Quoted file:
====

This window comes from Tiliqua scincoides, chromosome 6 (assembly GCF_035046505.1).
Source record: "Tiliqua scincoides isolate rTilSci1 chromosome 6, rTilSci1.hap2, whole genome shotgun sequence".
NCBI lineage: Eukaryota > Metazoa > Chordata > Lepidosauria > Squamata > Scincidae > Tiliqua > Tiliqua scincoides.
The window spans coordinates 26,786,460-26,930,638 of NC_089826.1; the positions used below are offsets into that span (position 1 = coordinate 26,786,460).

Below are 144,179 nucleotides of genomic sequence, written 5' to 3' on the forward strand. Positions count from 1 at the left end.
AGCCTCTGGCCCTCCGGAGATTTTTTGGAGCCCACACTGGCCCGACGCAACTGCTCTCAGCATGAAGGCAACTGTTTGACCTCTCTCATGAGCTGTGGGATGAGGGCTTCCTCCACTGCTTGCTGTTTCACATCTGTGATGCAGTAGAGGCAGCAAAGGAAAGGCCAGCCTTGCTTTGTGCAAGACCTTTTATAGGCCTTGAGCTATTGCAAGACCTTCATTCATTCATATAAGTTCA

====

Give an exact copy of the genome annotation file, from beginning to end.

This window comes from Tiliqua scincoides, chromosome 6 (assembly GCF_035046505.1).
Source record: "Tiliqua scincoides isolate rTilSci1 chromosome 6, rTilSci1.hap2, whole genome shotgun sequence".
NCBI lineage: Eukaryota > Metazoa > Chordata > Lepidosauria > Squamata > Scincidae > Tiliqua > Tiliqua scincoides.
The window spans coordinates 26,786,460-26,930,638 of NC_089826.1; the positions used below are offsets into that span (position 1 = coordinate 26,786,460).

Below are 144,179 nucleotides of genomic sequence, written 5' to 3' on the forward strand. Positions count from 1 at the left end.
AGCCTCTGGCCCTCCGGAGATTTTTTGGAGCCCACACTGGCCCGACGCAACTGCTCTCAGCATGAAGGCAACTGTTTGACCTCTCTCATGAGCTGTGGGATGAGGGCTTCCTCCACTGCTTGCTGTTTCACATCTGTGATGCAGTAGAGGCAGCAAAGGAAAGGCCAGCCTTGCTTTGTGCAAGACCTTTTATAGGCCTTGAGCTATTGCAAGACCTTCATTCATTCATATAAGTTCA